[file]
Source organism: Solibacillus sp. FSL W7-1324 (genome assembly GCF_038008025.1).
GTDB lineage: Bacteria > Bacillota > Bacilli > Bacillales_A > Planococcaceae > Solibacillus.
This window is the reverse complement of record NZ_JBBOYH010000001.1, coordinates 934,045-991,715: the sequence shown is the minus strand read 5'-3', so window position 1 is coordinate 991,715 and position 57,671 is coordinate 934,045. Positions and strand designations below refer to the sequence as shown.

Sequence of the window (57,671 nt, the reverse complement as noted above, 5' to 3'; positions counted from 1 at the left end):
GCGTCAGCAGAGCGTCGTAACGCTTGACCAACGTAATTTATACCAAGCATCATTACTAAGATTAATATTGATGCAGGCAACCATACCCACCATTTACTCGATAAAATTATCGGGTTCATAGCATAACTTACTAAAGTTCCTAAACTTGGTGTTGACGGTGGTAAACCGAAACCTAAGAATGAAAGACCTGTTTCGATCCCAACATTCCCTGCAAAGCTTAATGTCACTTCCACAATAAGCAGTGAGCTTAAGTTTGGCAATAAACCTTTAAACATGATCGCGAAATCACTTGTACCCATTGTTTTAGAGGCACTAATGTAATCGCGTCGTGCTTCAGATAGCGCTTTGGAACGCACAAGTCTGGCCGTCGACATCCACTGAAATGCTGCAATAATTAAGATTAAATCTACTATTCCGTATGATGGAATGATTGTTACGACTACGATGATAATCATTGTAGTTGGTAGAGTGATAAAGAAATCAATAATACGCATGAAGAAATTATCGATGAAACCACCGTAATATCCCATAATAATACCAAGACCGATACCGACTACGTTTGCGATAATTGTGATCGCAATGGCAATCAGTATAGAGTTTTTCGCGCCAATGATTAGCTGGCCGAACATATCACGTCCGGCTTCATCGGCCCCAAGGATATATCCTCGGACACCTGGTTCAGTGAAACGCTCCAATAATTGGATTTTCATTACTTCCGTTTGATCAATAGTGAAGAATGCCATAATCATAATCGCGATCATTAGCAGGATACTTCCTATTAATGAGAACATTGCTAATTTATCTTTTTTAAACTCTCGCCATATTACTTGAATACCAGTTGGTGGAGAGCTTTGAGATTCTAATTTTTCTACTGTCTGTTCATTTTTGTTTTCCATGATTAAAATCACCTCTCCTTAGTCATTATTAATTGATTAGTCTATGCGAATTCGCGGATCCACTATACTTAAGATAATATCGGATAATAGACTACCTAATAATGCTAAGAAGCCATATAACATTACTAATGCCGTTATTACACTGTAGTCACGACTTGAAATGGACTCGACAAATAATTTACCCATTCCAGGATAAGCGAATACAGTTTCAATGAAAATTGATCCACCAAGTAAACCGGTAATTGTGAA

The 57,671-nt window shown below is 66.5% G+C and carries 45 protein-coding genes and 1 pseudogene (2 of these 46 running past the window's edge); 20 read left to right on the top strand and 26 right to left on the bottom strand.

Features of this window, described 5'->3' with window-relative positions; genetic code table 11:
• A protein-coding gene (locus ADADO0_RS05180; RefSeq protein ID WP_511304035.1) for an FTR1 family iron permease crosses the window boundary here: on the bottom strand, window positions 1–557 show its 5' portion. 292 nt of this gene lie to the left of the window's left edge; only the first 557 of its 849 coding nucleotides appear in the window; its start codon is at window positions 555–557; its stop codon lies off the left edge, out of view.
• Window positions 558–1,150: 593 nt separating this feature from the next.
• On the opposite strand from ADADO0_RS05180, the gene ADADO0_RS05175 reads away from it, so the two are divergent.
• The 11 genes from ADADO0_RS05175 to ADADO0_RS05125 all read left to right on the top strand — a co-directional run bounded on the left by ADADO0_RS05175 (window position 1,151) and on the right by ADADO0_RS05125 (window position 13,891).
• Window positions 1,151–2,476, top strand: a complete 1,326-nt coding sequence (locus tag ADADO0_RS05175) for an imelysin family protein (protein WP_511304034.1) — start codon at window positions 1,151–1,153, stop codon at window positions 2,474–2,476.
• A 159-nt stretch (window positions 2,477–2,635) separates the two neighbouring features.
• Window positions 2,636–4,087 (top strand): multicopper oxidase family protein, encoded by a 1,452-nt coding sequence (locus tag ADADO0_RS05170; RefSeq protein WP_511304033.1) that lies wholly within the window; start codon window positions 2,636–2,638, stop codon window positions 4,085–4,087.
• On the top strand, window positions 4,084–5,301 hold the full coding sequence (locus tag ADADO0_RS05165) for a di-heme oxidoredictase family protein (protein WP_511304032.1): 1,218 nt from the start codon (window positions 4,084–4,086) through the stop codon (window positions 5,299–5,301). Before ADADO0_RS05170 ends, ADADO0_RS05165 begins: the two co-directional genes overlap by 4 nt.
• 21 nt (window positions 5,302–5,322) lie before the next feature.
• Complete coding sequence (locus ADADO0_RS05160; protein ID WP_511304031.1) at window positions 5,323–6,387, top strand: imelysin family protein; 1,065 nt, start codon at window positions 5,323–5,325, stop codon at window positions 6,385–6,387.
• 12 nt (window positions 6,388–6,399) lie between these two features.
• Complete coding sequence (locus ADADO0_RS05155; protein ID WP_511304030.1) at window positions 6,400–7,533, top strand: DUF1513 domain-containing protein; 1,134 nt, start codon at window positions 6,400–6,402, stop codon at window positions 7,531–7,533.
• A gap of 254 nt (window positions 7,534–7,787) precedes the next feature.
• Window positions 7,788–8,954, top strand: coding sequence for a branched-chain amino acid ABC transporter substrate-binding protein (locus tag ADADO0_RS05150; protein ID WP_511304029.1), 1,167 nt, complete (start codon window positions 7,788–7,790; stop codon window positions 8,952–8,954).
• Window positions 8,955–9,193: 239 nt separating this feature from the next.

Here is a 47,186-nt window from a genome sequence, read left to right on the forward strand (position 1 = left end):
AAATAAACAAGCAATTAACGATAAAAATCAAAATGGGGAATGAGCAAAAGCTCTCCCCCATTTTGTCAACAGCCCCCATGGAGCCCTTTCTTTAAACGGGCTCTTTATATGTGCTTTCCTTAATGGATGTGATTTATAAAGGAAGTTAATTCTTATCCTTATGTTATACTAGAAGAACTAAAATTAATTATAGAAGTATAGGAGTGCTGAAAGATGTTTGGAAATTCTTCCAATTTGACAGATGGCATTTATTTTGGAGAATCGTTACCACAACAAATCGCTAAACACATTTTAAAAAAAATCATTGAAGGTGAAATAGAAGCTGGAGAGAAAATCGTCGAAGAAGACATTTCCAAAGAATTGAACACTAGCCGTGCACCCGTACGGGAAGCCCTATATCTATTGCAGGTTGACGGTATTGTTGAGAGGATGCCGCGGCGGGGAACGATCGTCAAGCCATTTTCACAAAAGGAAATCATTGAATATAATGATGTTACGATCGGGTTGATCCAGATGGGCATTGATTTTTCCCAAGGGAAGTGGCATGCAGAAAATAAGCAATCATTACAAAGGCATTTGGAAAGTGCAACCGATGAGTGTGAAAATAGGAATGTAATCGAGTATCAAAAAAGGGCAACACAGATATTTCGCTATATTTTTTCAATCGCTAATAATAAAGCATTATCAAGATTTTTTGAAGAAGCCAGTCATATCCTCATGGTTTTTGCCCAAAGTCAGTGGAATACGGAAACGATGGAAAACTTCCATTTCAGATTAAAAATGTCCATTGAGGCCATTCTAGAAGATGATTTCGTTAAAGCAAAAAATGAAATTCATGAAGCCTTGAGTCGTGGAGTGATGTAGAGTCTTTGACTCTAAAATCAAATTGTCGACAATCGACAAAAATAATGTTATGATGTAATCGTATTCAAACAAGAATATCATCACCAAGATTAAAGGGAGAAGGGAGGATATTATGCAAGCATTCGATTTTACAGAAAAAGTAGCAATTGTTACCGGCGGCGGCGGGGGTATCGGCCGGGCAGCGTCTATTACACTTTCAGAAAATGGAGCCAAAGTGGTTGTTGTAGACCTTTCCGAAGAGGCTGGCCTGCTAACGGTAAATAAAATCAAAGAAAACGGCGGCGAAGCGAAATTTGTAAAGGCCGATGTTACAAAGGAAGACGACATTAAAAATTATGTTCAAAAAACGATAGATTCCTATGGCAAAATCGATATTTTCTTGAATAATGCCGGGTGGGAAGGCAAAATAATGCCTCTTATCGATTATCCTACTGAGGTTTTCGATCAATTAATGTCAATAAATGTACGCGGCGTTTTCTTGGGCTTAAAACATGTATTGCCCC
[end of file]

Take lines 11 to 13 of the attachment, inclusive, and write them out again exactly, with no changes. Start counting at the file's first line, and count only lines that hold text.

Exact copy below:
• The 11 genes from ADADO0_RS05175 to ADADO0_RS05125 all read left to right on the top strand — a co-directional run bounded on the left by ADADO0_RS05175 (window position 1,151) and on the right by ADADO0_RS05125 (window position 13,891).
• Window positions 1,151–2,476, top strand: a complete 1,326-nt coding sequence (locus tag ADADO0_RS05175) for an imelysin family protein (protein WP_511304034.1) — start codon at window positions 1,151–1,153, stop codon at window positions 2,474–2,476.
• A 159-nt stretch (window positions 2,477–2,635) separates the two neighbouring features.